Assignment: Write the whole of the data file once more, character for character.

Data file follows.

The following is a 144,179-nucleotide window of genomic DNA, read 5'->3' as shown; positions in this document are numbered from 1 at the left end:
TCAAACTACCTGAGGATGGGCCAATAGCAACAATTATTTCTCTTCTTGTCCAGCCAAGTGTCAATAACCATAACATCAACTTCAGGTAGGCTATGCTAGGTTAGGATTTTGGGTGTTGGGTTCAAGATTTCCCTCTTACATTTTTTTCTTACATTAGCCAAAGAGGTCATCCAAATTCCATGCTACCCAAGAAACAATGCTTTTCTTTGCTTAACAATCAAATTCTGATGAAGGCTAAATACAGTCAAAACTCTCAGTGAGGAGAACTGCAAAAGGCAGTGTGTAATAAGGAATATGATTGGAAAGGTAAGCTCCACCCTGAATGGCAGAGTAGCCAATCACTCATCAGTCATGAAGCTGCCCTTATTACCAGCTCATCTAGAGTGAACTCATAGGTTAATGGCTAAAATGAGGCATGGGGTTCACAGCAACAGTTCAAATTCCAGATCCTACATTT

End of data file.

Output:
The following is a 144,179-nucleotide window of genomic DNA, read 5'->3' as shown; positions in this document are numbered from 1 at the left end:
TCAAACTACCTGAGGATGGGCCAATAGCAACAATTATTTCTCTTCTTGTCCAGCCAAGTGTCAATAACCATAACATCAACTTCAGGTAGGCTATGCTAGGTTAGGATTTTGGGTGTTGGGTTCAAGATTTCCCTCTTACATTTTTTTCTTACATTAGCCAAAGAGGTCATCCAAATTCCATGCTACCCAAGAAACAATGCTTTTCTTTGCTTAACAATCAAATTCTGATGAAGGCTAAATACAGTCAAAACTCTCAGTGAGGAGAACTGCAAAAGGCAGTGTGTAATAAGGAATATGATTGGAAAGGTAAGCTCCACCCTGAATGGCAGAGTAGCCAATCACTCATCAGTCATGAAGCTGCCCTTATTACCAGCTCATCTAGAGTGAACTCATAGGTTAATGGCTAAAATGAGGCATGGGGTTCACAGCAACAGTTCAAATTCCAGATCCTACATTT